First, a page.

Plaintiffs often assume the measure of property damage is replacement value – too often it is not
In the last decade, California has seen an unprecedented number of calamitous wildfires that have caused not only loss of life and environmental concerns, but billions of dollars in real and personal-property damage. Many of these catastrophic fire events that have ravaged our state have been ignited by long neglected and ill-maintained utility infrastructure. The resulting devastation has prompted mass-tort claims by thousands of victims, many of whom have been left with insufficient funds – by virtue of being uninsured or underinsured – to restore or rebuild their properties without a settlement or judgment from the responsible utility company.
Victims of wildfires caused by failed public-utility infrastructure may be entitled to a multitude of damages against the defendant entity. This article explores some of the most common damages available to fire victims who have lost their homes.
Repair or restoration of real property
Real property consists of land or anything attached to land, such as a dwelling, trees and vegetation, and other non-natural hardscape or landscape. For tortious injury to real property, the general rule is that the plaintiff may recover the lesser of (1) the diminution in the property’s fair market value, as measured immediately before and immediately after the damage (“DIV”); or (2) the cost to repair the damage and restore the property to its pre-trespass condition, plus the value of any lost use. (CACI No. 3903F.)
While seemingly clear-cut in its language, the “Lesser-Of Rule” can come into conflict with the ordinary measure of tort damages, which requires that the plaintiff be “made whole” and compensated for all detriment sustained as the proximate result of the defendant’s wrong, regardless of whether it could have been anticipated by the defendant. (Civ. Code, § 333.)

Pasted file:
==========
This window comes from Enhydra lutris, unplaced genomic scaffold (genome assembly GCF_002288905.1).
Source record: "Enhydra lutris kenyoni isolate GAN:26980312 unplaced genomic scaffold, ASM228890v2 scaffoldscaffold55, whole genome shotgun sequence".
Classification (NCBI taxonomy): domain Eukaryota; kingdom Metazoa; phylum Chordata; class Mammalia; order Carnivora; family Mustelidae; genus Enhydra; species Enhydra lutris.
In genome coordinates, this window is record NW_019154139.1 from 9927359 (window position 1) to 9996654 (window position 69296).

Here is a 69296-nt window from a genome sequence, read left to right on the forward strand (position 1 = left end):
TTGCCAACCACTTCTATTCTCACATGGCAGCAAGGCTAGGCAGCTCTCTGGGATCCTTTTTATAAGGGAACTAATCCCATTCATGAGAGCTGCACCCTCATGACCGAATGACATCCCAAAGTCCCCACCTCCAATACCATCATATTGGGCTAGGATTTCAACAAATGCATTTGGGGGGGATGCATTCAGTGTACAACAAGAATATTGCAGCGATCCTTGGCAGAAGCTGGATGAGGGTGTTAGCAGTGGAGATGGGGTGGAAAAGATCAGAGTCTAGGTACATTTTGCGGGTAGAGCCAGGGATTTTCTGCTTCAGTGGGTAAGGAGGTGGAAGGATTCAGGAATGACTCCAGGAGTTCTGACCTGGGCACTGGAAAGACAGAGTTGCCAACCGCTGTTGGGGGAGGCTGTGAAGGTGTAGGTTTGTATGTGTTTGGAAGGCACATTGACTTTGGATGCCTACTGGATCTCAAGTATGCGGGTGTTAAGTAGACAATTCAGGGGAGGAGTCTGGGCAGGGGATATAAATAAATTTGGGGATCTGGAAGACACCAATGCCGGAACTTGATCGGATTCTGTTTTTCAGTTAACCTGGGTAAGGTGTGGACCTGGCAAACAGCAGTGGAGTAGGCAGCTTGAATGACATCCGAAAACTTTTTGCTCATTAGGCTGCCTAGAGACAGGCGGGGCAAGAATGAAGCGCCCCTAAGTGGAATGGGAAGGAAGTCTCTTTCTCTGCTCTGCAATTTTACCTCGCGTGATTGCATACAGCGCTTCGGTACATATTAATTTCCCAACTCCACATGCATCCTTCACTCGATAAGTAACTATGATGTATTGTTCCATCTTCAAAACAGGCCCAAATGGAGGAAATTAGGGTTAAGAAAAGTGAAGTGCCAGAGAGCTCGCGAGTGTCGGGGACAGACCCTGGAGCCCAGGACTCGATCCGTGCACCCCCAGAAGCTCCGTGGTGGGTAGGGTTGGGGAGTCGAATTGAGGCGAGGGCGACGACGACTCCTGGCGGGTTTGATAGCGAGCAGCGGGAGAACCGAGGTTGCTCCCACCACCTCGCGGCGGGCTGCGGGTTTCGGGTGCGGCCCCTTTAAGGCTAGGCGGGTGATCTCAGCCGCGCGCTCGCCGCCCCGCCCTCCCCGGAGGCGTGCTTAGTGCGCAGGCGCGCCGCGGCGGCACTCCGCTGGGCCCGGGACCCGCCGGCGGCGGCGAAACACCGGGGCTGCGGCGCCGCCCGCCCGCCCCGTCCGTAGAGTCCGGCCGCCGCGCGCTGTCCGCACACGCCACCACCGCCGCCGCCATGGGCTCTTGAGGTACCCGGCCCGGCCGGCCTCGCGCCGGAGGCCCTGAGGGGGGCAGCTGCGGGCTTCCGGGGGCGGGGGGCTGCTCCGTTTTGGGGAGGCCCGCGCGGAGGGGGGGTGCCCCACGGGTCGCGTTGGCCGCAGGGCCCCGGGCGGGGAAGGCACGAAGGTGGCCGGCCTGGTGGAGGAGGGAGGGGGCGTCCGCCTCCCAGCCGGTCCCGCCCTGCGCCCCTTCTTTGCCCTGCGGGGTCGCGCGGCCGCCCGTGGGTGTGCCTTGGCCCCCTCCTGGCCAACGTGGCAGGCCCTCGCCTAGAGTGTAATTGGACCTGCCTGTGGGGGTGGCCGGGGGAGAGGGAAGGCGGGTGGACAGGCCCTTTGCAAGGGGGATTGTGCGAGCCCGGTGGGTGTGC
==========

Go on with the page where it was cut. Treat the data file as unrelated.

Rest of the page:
If, for example, a residence is destroyed by a fire and the pre-fire market value was $250,000, but the cost to rebuild is $400,000, the “Lesser-Of Rule” dictates that the plaintiff receive only $250,000 (assuming a post-fire FMV of $0), and the plaintiff will not recover enough to rebuild his or her home. Where the cost of repair exceeds the value of the property, the plaintiff homeowner cannot be made whole if the only damages available are the “lesser of” DIV model. Because the overriding purpose of tort damages is to restore an injured party to his or her pre-injury condition, trial courts have historically been given great flexibility to award real property damages that fit the particular facts of a given case. (Starrh & Starrh Cotton Growers v. Aera Energy LLC (2007) 153 Cal.App.4th 583, 604.)
The Personal Reason Exception